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Core Build-Ups, Posts and Cores

Whenever a tooth has lost significant coronal tooth structure (the part of the tooth above your gum) due to tooth decay, fractures and root canal treatment, it becomes weak and if not properly strengthened can be lost. This is when the dentist will decide, based on the specific situation, whether a core build-up or a post and core is appropriate. Core build-ups are done more frequently than posts and cores. As a general rule, if more than half the coronal tooth structure is lost, then we need to posts and cores. If less than half the coronal tooth structure is lost, we do core build-ups. Core build-ups are therefore an addition to the remaining coronal tooth structure. They can be made with composite resins or silver amalgams. However, more and more dentists today are choosing to do the core build-ups with composites as there is better bonding ability with the composite resins. Once the core build-up (composite resin filling material) is bonded to the tooth, it becomes a part of the tooth, and then the tooth is prepared to receive a crown.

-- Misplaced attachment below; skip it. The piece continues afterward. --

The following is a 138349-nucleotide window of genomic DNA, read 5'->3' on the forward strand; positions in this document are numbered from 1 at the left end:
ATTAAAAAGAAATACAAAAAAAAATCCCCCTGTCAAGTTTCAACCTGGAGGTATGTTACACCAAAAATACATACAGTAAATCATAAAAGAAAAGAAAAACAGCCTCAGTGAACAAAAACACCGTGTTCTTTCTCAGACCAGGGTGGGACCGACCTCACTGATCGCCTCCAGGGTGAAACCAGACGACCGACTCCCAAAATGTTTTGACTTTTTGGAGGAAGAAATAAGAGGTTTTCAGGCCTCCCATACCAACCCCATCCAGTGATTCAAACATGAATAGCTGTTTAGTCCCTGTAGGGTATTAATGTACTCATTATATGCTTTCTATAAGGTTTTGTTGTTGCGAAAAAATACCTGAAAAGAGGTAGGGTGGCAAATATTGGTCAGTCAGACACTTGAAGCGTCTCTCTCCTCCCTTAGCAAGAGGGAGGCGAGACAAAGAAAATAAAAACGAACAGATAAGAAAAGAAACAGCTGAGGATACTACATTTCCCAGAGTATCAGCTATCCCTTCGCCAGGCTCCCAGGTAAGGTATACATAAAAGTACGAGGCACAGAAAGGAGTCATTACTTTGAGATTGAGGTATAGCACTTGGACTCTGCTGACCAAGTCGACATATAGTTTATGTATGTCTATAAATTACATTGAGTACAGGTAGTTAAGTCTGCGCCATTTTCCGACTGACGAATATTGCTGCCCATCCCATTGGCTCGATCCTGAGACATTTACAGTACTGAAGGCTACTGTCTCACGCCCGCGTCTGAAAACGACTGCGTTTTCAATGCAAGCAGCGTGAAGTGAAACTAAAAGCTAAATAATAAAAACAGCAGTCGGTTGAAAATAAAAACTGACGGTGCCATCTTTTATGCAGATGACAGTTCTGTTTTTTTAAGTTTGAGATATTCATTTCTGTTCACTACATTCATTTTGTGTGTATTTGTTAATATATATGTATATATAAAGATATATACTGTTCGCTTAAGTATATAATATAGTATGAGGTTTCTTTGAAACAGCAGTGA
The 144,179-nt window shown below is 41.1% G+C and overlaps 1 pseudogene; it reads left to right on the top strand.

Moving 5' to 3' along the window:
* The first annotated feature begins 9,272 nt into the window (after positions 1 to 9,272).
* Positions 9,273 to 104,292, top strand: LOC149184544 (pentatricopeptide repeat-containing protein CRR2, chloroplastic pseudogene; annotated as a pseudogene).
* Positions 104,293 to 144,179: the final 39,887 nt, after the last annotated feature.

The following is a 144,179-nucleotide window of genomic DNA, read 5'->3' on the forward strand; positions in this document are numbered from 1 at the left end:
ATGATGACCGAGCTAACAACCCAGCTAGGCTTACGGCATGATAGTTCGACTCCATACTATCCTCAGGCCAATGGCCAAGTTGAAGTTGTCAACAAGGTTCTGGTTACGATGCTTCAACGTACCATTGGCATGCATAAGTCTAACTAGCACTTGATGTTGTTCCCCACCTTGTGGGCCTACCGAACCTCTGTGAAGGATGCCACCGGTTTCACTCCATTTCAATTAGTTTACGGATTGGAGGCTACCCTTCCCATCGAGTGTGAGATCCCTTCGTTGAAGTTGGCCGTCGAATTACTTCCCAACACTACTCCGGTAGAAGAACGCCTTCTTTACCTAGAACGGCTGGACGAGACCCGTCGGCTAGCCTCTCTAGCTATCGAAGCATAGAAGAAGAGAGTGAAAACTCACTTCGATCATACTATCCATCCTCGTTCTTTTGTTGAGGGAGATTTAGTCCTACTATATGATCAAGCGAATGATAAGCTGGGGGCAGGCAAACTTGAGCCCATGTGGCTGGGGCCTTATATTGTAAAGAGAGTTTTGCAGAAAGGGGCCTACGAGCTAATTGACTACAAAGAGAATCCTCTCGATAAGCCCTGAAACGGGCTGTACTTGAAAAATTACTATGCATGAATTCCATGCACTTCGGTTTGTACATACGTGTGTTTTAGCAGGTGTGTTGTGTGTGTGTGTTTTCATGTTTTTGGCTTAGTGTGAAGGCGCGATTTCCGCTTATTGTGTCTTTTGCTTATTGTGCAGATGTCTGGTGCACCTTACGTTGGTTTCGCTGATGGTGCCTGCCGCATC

Core build-ups accomplish three goals. They give strength, retention, and protect the pulp (nerve of tooth) underneath the crown. Posts and cores are done after the tooth has had a root canal treatment. Root canal treatment takes away the nerve and the blood supply from the tooth, causing the tooth to lose its vitality, making the tooth more prone for fracture. As mentioned before, when more than half the coronal tooth structure is lost, there is not enough tooth left to bond to a filling material (or to do a core build-up).  During those situations, we do posts and cores. To do posts and cores we need to remove some of the root canal filling material to make room for the post. Posts are made of metal or carbon fiber, which are inserted into the root of the tooth and extend into the coronal tooth structure. The purpose of the post is to anchor the remaining tooth to the filling material, which is bonded to the tooth. The post maintains the integrity of the tooth by connecting the tooth to the filling material. Not all root canal treated teeth need posts, although most do. Once the post and core is done, the tooth should have a crown. Read about crowns for more information. If you still have questions, you are welcome to call the office.

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